This video lecture explains the pins and wiring in Ethernet cables and RJ45 plugs. We look at the 568A and 568B color codes, what they mean, and why they're important. We also discuss when and why to use a straight-through cable versus a crossover cable.
Color-coded wiring sequences exist as a cabling industry standard. It allows cabling technicians to reliably predict how Ethernet cable is terminated on both ends so they can follow other technicians' work without having to guess or spend time deciphering the function and connections of each wire pair. Ethernet cabling follows the T568A and T568B standards.
There is no electrical difference between the T568A and T568B wire sequences, so neither is inherently superior. The only difference between them is how frequently they are used in a particular region or type of organization. So, your choice of color code - which one is "right" - will largely depend on the country you work in and what types of organizations you install for.
T568B is the standard followed by the majority of Ethernet installations in the United States. It is the more common standard used when cabling for businesses, offices, commercial buildings, and non-profits.
T568A is the majority standard followed in European and Pacific countries. It is also used in all United States government installations.
Either standard is acceptable in most cases. You can use either one as long as you're consistent. When entering a new job, you may want to take a look at any pre-existing cabling to see which standard is already in use at that location.
Cablesupply.com carries bulk Ethernet patch cables in cat6, cat5, and cat5e which are a twisted pair cable consisting of four pairs that can be used in voice, data, and video applications. read more
Bulk Ethernet Cable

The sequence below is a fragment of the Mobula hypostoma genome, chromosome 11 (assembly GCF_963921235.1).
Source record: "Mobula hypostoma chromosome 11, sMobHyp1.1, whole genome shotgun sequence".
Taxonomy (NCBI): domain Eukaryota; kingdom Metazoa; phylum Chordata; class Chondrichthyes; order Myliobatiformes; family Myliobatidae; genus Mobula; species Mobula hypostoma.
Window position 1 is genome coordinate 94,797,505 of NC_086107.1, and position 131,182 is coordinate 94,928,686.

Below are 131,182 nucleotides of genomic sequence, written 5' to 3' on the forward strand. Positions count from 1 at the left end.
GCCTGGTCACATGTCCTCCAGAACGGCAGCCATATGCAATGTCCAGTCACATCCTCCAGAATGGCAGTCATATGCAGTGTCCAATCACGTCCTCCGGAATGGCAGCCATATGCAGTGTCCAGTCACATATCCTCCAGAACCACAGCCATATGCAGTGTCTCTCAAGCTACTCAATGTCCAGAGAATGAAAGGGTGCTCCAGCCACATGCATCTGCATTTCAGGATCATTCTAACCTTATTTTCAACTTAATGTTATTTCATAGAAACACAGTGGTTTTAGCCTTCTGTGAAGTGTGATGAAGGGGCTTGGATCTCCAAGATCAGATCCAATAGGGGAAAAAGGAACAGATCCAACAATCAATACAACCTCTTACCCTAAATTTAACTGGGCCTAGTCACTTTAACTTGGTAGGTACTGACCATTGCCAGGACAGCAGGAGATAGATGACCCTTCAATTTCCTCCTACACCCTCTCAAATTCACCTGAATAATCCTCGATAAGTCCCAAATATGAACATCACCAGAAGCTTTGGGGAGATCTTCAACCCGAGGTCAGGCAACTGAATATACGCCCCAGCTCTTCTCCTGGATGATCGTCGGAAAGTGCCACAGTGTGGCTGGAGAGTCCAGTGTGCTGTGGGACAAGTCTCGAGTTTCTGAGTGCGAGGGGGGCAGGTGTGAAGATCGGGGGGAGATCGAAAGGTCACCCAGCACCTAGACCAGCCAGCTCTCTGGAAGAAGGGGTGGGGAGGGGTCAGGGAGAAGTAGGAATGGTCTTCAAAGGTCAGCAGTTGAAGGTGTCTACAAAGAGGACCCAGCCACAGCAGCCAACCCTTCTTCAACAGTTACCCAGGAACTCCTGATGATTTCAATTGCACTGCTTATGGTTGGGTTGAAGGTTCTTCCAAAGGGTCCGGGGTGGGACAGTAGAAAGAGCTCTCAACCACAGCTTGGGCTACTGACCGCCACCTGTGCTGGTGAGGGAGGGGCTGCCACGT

Data lines require all four pairs however four voice lines could be used on the same cable because voice only requires one pair. This could be useful if one were running four separate lines to a single location; just one cable could be punched down onto four separate RJ11 jacks. They commonly come in three colors: white, blue and black. The color does not affect the performance of the cable in any way but can be useful when running multiple lines. For example: all data lines could be run on blue cable and all voice lines could be run on only white cables to easily differentiate your groups of cables expediting the drop and termination of the cable. Our cat6 bulk Ethernet cable is backwards compatible with our bulk cat5e cable and even cat3; however, if a lower graded jack is used with cat6 cable it does reduce it to that grade of cable qualtiy; similarly if a cat6 jack were used to terminate a cat5e cable it would have no cat6 qualities. The main difference between cat6 and cat5e cable is that cat6 has reduced crosstalk or EMI (Electro-Magnetic-Interference) and where cat5 and cat5e have a 100 MHz performance, cat6 can perform up to 250MHz, and cat6e can perform all the way to 500MHz. Crosstalk is an undesired affect that occurs when other nearby cables, motors, the electrical fallout from a nuclear blast or other electronic devices interfere with the transmission on each cable therefore slowing down the flow of information or possibly cutting it off all together. Crosstalk can be greatly reduced in Cat5 and Cat6 cable by buying bulk Ethernet cable that is shielded. Shielded cable has an aluminum shield around the four twisted pairs; this shield absorbs any potential crosstalk or EMI but this electricity needs to be drained somewhere so the cable also has a drain wire that must be connected to a ground. Though there are many options for bulk Ethernet patch cables, learning which cable best suits your needs is important but being over prepared for your needs is not a bad decision as your cable will most likely outlive your devices which will require higher grade cable as time goes on.